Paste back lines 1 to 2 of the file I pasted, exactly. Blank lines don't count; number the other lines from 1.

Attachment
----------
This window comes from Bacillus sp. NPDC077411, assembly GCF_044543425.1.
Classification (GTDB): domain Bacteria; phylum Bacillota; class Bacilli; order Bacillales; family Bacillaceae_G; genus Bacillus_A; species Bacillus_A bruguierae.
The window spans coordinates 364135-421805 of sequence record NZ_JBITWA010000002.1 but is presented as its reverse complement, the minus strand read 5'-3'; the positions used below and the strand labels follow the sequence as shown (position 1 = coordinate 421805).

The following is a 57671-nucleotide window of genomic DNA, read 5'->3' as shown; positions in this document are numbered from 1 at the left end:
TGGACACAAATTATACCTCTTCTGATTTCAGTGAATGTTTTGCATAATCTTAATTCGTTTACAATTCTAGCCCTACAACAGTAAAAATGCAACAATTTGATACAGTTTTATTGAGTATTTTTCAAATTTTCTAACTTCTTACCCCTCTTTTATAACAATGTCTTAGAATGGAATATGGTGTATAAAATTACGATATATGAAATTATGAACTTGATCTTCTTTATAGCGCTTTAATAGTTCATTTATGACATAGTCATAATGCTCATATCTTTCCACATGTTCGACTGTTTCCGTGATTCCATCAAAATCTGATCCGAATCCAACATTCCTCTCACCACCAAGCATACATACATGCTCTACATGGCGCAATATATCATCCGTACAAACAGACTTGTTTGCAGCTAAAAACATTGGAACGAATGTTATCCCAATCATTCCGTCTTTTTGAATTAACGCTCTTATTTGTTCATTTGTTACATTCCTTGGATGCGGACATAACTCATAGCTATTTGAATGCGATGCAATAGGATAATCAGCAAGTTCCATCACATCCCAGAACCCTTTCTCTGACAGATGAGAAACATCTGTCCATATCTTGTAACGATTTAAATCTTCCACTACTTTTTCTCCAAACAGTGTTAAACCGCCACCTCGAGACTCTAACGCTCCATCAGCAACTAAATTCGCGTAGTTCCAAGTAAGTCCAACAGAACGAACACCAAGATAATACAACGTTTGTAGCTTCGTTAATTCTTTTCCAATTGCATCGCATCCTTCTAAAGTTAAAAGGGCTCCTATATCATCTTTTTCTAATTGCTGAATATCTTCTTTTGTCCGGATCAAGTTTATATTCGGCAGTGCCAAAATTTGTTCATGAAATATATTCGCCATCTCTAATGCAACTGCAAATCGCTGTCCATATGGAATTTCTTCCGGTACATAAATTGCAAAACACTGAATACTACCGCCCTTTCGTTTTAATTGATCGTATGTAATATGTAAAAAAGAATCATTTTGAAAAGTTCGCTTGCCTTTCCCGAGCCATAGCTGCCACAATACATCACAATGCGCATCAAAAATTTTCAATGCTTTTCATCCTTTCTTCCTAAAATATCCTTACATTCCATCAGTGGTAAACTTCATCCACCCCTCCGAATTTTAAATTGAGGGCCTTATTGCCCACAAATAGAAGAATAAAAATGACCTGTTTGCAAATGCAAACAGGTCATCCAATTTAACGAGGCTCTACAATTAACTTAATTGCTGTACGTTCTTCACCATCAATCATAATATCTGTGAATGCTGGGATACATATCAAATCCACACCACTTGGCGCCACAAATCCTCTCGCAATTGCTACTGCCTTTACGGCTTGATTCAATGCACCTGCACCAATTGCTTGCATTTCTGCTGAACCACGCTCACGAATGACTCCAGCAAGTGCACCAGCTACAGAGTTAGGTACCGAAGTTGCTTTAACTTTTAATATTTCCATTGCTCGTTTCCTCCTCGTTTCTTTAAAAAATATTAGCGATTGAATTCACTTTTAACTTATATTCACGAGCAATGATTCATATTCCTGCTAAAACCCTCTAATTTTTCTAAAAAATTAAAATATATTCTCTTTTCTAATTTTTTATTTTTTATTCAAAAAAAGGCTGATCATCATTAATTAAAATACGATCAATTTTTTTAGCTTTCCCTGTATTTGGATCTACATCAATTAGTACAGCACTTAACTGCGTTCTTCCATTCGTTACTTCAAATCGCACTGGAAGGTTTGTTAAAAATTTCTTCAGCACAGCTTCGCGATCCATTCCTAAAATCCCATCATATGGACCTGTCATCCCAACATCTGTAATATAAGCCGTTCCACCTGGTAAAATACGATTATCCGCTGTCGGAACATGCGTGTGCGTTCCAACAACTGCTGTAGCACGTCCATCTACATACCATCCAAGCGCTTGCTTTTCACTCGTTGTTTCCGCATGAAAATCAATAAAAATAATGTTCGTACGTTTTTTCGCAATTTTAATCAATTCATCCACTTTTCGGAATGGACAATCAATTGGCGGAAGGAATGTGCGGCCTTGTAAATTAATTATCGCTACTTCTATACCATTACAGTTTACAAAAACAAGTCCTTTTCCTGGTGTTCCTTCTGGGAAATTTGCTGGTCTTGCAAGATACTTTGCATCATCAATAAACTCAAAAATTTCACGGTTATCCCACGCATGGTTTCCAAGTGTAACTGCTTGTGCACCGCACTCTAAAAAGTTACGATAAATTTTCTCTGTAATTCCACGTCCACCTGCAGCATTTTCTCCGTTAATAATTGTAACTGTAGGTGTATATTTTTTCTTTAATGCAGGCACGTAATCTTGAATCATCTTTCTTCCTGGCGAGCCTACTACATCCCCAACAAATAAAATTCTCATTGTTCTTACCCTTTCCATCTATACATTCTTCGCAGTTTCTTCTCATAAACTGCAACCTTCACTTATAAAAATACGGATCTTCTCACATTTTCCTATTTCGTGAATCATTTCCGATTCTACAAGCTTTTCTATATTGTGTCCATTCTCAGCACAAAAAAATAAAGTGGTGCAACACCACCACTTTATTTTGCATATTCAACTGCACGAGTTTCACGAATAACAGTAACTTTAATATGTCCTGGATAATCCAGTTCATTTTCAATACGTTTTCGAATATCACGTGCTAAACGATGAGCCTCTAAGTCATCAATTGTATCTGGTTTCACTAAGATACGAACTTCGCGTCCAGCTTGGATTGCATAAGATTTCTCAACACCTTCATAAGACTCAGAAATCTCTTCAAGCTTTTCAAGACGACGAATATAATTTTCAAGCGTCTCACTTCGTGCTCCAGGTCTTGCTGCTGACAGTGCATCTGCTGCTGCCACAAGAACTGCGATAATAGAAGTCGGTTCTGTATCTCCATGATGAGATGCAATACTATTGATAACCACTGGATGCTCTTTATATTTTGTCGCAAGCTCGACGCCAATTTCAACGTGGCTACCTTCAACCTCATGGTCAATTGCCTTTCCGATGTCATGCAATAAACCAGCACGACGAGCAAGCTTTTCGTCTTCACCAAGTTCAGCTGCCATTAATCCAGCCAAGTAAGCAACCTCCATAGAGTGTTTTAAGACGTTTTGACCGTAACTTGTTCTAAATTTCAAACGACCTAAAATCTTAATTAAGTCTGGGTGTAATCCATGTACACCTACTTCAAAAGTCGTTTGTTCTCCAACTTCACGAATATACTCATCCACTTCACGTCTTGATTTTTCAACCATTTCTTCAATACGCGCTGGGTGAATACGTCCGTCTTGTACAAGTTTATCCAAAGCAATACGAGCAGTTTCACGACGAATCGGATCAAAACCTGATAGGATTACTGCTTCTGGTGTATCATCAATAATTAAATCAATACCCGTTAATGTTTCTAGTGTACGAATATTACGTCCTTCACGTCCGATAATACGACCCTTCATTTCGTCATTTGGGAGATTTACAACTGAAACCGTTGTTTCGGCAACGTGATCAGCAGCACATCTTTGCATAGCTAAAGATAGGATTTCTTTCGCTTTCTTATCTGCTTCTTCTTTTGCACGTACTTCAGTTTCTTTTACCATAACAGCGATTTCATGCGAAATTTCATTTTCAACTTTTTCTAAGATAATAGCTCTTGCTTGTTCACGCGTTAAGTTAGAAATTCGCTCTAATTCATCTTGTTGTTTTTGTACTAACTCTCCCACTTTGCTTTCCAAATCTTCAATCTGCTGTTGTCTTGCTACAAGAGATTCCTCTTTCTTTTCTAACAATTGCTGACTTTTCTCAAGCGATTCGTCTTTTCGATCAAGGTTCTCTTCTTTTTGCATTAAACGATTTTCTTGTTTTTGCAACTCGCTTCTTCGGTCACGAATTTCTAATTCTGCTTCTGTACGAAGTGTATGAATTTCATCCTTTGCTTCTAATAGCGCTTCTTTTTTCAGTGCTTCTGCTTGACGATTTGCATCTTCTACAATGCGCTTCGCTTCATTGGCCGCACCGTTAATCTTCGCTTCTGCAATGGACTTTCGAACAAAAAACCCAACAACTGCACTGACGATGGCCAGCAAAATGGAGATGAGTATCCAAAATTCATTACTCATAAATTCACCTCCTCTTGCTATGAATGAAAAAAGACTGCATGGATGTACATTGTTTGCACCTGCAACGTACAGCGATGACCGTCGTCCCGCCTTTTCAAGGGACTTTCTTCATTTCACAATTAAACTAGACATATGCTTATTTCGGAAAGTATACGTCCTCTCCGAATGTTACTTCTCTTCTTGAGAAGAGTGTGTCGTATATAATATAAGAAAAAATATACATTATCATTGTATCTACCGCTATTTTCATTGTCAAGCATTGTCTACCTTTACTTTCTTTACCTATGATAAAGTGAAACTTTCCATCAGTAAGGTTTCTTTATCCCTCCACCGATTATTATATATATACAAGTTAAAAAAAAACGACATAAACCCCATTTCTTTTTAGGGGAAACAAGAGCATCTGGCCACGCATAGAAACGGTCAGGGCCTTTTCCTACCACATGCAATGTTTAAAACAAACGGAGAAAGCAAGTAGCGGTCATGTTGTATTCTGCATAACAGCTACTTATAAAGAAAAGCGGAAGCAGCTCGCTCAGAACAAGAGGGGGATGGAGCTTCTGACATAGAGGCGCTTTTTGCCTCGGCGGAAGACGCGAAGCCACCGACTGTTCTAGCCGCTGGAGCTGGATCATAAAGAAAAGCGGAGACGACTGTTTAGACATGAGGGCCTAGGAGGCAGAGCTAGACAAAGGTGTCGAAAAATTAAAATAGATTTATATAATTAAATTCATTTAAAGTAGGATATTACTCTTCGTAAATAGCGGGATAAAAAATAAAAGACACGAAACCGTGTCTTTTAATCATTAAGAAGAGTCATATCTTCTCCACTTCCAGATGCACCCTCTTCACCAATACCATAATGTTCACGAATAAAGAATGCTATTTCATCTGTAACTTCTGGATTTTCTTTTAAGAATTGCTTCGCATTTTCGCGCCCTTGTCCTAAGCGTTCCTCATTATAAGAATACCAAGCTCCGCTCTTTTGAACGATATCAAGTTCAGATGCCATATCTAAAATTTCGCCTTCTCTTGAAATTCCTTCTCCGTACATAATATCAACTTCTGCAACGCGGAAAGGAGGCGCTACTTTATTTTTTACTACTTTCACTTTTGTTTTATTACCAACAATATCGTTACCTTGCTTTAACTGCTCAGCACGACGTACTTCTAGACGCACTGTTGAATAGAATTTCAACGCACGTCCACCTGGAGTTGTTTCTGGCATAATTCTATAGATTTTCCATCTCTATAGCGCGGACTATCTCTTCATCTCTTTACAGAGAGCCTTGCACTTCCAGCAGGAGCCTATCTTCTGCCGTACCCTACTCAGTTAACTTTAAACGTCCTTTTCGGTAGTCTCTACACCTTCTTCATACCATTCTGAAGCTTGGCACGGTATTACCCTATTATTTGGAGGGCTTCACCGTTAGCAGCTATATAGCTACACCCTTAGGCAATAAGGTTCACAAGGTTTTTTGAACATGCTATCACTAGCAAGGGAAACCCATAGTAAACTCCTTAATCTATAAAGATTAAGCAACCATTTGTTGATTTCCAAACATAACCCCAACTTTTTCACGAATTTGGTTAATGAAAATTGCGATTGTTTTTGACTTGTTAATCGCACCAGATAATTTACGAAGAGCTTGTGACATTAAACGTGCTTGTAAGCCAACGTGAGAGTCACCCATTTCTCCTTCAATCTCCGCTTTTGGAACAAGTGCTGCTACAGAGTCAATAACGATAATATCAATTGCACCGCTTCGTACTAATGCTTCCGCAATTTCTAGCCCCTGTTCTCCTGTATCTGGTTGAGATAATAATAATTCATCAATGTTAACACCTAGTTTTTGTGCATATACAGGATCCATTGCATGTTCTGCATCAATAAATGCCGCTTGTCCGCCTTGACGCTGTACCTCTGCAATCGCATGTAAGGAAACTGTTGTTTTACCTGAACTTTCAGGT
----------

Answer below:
This window comes from Bacillus sp. NPDC077411, assembly GCF_044543425.1.
Classification (GTDB): domain Bacteria; phylum Bacillota; class Bacilli; order Bacillales; family Bacillaceae_G; genus Bacillus_A; species Bacillus_A bruguierae.